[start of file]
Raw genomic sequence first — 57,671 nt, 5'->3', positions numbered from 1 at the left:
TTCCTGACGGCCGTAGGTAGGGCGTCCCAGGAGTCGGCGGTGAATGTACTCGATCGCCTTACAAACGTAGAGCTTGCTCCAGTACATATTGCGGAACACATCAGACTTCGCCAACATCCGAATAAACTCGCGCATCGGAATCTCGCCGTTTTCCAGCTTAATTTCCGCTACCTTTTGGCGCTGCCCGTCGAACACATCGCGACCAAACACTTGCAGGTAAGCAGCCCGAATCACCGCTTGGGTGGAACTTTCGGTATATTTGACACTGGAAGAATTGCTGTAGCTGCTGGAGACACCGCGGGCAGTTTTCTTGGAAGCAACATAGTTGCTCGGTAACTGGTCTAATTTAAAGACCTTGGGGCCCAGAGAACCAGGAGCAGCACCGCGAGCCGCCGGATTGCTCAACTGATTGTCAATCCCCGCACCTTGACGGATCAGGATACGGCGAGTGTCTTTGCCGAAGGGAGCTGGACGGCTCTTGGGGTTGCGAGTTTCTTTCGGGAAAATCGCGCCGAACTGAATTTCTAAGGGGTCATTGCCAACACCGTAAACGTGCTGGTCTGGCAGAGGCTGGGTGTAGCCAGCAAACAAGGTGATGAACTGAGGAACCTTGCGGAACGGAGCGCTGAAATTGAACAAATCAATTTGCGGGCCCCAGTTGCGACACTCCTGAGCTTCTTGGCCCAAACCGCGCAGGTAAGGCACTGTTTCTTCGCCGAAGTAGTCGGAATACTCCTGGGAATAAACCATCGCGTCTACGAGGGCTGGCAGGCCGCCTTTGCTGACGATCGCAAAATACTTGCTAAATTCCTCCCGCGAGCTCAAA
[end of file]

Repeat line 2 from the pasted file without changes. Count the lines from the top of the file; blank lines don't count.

TTCCTGACGGCCGTAGGTAGGGCGTCCCAGGAGTCGGCGGTGAATGTACTCGATCGCCTTACAAACGTAGAGCTTGCTCCAGTACATATTGCGGAACACATCAGACTTCGCCAACATCCGAATAAACTCGCGCATCGGAATCTCGCCGTTTTCCAGCTTAATTTCCGCTACCTTTTGGCGCTGCCCGTCGAACACATCGCGACCAAACACTTGCAGGTAAGCAGCCCGAATCACCGCTTGGGTGGAACTTTCGGTATATTTGACACTGGAAGAATTGCTGTAGCTGCTGGAGACACCGCGGGCAGTTTTCTTGGAAGCAACATAGTTGCTCGGTAACTGGTCTAATTTAAAGACCTTGGGGCCCAGAGAACCAGGAGCAGCACCGCGAGCCGCCGGATTGCTCAACTGATTGTCAATCCCCGCACCTTGACGGATCAGGATACGGCGAGTGTCTTTGCCGAAGGGAGCTGGACGGCTCTTGGGGTTGCGAGTTTCTTTCGGGAAAATCGCGCCGAACTGAATTTCTAAGGGGTCATTGCCAACACCGTAAACGTGCTGGTCTGGCAGAGGCTGGGTGTAGCCAGCAAACAAGGTGATGAACTGAGGAACCTTGCGGAACGGAGCGCTGAAATTGAACAAATCAATTTGCGGGCCCCAGTTGCGACACTCCTGAGCTTCTTGGCCCAAACCGCGCAGGTAAGGCACTGTTTCTTCGCCGAAGTAGTCGGAATACTCCTGGGAATAAACCATCGCGTCTACGAGGGCTGGCAGGCCGCCTTTGCTGACGATCGCAAAATACTTGCTAAATTCCTCCCGCGAGCTCAAA